Lovastatin inhibits testosterone production in testicular cells. - GreenMedInfo Summary
Effects of prolonged administration of lovastatin, an inhibitor of cholesterol synthesis, on the morphology and function of rat Leydig cells.
Exp Clin Endocrinol. 1990 Sep ;96(1):15-24. PMID: 2279522
Department of Anatomy, University of Padua, Italy.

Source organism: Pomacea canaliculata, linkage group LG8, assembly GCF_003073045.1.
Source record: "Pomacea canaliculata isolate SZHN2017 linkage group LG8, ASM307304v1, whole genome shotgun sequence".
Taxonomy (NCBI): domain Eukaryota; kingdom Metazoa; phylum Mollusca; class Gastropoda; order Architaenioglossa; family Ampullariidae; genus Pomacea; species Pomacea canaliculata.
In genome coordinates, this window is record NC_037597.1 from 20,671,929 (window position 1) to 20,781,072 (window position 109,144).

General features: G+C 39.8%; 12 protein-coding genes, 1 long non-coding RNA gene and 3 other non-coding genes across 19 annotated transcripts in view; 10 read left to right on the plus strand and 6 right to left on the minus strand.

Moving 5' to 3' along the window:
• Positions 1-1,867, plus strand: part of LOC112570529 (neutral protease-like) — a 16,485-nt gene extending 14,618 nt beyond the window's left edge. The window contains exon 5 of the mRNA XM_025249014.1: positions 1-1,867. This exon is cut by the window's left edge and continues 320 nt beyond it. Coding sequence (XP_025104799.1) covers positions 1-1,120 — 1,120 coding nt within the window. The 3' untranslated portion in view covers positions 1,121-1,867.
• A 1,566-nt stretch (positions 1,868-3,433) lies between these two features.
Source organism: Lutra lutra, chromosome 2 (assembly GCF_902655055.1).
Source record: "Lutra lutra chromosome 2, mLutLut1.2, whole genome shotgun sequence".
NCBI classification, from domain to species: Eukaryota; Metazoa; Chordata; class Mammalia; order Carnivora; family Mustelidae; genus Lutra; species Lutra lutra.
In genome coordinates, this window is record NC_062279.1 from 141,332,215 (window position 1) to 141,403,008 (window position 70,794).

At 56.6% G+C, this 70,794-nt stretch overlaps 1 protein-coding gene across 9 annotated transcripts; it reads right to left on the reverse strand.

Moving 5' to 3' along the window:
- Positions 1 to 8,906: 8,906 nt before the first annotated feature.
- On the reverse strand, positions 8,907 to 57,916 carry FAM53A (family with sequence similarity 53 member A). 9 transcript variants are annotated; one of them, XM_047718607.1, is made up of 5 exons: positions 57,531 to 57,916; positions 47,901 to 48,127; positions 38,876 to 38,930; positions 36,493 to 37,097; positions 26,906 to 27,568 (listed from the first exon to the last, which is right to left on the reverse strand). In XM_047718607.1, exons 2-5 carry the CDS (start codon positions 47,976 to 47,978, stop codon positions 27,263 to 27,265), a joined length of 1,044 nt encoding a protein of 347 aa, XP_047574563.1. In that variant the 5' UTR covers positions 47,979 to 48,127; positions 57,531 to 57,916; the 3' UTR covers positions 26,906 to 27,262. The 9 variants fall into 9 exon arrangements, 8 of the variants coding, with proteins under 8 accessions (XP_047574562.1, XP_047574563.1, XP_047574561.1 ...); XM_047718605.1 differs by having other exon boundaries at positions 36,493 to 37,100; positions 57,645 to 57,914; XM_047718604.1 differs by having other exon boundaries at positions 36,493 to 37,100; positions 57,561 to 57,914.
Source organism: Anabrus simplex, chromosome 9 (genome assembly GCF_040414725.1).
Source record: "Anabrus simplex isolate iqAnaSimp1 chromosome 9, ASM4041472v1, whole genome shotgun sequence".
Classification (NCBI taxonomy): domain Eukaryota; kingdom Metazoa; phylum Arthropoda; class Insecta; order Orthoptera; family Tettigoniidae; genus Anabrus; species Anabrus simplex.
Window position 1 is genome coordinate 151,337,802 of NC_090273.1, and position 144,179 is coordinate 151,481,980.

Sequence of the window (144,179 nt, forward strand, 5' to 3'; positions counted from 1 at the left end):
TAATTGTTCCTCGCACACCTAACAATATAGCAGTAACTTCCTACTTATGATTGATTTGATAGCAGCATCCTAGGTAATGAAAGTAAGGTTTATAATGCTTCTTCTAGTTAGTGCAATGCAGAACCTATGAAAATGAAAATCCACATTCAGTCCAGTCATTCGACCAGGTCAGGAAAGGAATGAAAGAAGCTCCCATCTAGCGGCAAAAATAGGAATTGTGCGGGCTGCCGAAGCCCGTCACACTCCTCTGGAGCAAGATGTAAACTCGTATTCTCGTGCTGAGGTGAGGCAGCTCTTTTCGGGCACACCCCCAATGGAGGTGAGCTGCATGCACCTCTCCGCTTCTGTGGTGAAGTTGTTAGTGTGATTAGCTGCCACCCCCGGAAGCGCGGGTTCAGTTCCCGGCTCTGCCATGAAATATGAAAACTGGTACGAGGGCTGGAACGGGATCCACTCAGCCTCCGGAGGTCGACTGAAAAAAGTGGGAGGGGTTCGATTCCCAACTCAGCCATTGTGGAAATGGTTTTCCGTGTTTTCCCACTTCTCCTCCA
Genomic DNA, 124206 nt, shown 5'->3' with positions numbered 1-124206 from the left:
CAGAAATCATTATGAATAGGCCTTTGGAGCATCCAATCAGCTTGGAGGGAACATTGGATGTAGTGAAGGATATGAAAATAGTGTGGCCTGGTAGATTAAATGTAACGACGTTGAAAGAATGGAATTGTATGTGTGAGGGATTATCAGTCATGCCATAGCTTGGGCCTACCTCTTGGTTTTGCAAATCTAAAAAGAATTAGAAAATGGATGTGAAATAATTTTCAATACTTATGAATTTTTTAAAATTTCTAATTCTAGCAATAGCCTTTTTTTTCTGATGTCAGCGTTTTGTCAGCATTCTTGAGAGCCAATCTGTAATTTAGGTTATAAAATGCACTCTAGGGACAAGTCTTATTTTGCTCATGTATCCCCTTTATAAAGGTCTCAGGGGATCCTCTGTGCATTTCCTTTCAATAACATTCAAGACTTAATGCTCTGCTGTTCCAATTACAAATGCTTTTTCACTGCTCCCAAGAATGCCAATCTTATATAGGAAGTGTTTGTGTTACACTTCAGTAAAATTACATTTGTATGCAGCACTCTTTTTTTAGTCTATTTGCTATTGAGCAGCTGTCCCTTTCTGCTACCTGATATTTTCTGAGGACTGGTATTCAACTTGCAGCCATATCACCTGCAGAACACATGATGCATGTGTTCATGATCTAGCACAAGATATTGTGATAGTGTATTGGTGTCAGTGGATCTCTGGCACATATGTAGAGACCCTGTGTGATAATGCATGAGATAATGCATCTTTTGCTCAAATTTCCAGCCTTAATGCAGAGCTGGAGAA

We examined the effects of a prolonged treatment with lovastatin, a potent competitive inhibitor of 3-hydroxy-3-methylglutaryl coenzyme A (HMG-CoA) reductase, on the morphology and function of rat Leydig cells. Twenty-four h after the first lovastatin injection, no conspicuous ultrastructural changes were found, but isolated Leydig cells showed a notable reduction in their basal and HCG-stimulated testosterone production. By prolonging lovastatin administration (daily injections for 3 and 5 days), Leydig cells progressively recovered their secretory activity, and this was associated with a striking proliferation of smooth endoplasmic reticulum and peroxisomes. The hypothesis is discussed that these morphologic changes are the counterpart of an enhanced newly synthesis of HMG-CoA reductase, that is the expression of a compensatory response of Leydig cells aimed at maintaining an adequate production of cholesterol (i.e. testosterone precursors) in spite of the chronic competitive inhibition of HMG-CoA reductase by lovastatin.